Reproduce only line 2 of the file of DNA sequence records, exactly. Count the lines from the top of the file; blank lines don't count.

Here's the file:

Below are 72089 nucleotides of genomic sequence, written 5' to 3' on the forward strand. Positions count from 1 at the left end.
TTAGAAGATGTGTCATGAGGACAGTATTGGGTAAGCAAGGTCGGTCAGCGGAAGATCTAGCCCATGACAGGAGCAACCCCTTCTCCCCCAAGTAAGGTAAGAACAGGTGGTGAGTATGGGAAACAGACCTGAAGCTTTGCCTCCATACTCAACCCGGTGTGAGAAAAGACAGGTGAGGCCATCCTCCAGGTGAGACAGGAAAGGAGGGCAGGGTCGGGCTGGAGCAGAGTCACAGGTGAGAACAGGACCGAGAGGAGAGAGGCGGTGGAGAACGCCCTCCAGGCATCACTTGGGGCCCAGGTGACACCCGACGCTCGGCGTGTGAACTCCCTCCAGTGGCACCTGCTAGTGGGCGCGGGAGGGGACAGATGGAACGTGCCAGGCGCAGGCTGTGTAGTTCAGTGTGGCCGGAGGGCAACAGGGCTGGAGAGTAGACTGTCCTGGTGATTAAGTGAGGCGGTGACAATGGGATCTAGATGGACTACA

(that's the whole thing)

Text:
TTAGAAGATGTGTCATGAGGACAGTATTGGGTAAGCAAGGTCGGTCAGCGGAAGATCTAGCCCATGACAGGAGCAACCCCTTCTCCCCCAAGTAAGGTAAGAACAGGTGGTGAGTATGGGAAACAGACCTGAAGCTTTGCCTCCATACTCAACCCGGTGTGAGAAAAGACAGGTGAGGCCATCCTCCAGGTGAGACAGGAAAGGAGGGCAGGGTCGGGCTGGAGCAGAGTCACAGGTGAGAACAGGACCGAGAGGAGAGAGGCGGTGGAGAACGCCCTCCAGGCATCACTTGGGGCCCAGGTGACACCCGACGCTCGGCGTGTGAACTCCCTCCAGTGGCACCTGCTAGTGGGCGCGGGAGGGGACAGATGGAACGTGCCAGGCGCAGGCTGTGTAGTTCAGTGTGGCCGGAGGGCAACAGGGCTGGAGAGTAGACTGTCCTGGTGATTAAGTGAGGCGGTGACAATGGGATCTAGATGGACTACA